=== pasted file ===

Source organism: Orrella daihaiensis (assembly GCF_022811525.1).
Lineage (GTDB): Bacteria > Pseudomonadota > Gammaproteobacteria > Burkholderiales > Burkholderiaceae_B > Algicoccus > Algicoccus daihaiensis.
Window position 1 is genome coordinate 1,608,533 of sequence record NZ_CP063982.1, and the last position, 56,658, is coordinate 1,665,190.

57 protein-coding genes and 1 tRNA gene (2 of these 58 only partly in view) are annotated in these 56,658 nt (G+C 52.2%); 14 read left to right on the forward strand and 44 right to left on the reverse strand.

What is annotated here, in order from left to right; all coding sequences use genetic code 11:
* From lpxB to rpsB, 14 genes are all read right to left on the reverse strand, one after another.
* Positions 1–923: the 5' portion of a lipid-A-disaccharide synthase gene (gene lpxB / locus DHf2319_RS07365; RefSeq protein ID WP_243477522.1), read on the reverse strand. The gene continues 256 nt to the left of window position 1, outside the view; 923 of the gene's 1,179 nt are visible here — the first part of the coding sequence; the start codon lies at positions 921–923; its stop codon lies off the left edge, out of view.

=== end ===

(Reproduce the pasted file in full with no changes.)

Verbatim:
Source organism: Orrella daihaiensis (assembly GCF_022811525.1).
Lineage (GTDB): Bacteria > Pseudomonadota > Gammaproteobacteria > Burkholderiales > Burkholderiaceae_B > Algicoccus > Algicoccus daihaiensis.
Window position 1 is genome coordinate 1,608,533 of sequence record NZ_CP063982.1, and the last position, 56,658, is coordinate 1,665,190.

57 protein-coding genes and 1 tRNA gene (2 of these 58 only partly in view) are annotated in these 56,658 nt (G+C 52.2%); 14 read left to right on the forward strand and 44 right to left on the reverse strand.

What is annotated here, in order from left to right; all coding sequences use genetic code 11:
* From lpxB to rpsB, 14 genes are all read right to left on the reverse strand, one after another.
* Positions 1–923: the 5' portion of a lipid-A-disaccharide synthase gene (gene lpxB / locus DHf2319_RS07365; RefSeq protein ID WP_243477522.1), read on the reverse strand. The gene continues 256 nt to the left of window position 1, outside the view; 923 of the gene's 1,179 nt are visible here — the first part of the coding sequence; the start codon lies at positions 921–923; its stop codon lies off the left edge, out of view.